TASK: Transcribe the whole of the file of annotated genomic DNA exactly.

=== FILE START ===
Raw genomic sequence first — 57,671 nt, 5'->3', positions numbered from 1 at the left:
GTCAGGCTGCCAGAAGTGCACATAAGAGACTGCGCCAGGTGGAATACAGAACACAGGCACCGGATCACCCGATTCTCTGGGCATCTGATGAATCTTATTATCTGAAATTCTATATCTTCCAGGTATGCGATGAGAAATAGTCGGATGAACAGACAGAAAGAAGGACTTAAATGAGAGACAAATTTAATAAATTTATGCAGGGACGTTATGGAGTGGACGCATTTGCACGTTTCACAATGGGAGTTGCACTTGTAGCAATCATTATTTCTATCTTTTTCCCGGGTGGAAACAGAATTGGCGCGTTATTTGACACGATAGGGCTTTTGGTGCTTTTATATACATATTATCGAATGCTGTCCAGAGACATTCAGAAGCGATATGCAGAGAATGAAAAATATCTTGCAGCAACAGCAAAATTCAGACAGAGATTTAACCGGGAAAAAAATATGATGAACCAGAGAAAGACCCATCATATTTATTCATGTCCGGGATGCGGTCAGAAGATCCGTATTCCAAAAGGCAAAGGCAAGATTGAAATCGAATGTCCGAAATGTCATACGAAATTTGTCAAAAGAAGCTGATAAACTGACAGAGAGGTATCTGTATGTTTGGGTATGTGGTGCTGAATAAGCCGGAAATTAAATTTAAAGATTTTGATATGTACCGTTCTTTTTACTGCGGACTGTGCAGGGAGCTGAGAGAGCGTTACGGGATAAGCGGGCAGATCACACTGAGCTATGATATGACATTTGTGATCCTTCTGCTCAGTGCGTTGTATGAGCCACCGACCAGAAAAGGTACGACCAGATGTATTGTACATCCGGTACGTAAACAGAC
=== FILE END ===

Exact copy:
Raw genomic sequence first — 57,671 nt, 5'->3', positions numbered from 1 at the left:
GTCAGGCTGCCAGAAGTGCACATAAGAGACTGCGCCAGGTGGAATACAGAACACAGGCACCGGATCACCCGATTCTCTGGGCATCTGATGAATCTTATTATCTGAAATTCTATATCTTCCAGGTATGCGATGAGAAATAGTCGGATGAACAGACAGAAAGAAGGACTTAAATGAGAGACAAATTTAATAAATTTATGCAGGGACGTTATGGAGTGGACGCATTTGCACGTTTCACAATGGGAGTTGCACTTGTAGCAATCATTATTTCTATCTTTTTCCCGGGTGGAAACAGAATTGGCGCGTTATTTGACACGATAGGGCTTTTGGTGCTTTTATATACATATTATCGAATGCTGTCCAGAGACATTCAGAAGCGATATGCAGAGAATGAAAAATATCTTGCAGCAACAGCAAAATTCAGACAGAGATTTAACCGGGAAAAAAATATGATGAACCAGAGAAAGACCCATCATATTTATTCATGTCCGGGATGCGGTCAGAAGATCCGTATTCCAAAAGGCAAAGGCAAGATTGAAATCGAATGTCCGAAATGTCATACGAAATTTGTCAAAAGAAGCTGATAAACTGACAGAGAGGTATCTGTATGTTTGGGTATGTGGTGCTGAATAAGCCGGAAATTAAATTTAAAGATTTTGATATGTACCGTTCTTTTTACTGCGGACTGTGCAGGGAGCTGAGAGAGCGTTACGGGATAAGCGGGCAGATCACACTGAGCTATGATATGACATTTGTGATCCTTCTGCTCAGTGCGTTGTATGAGCCACCGACCAGAAAAGGTACGACCAGATGTATTGTACATCCGGTACGTAAACAGAC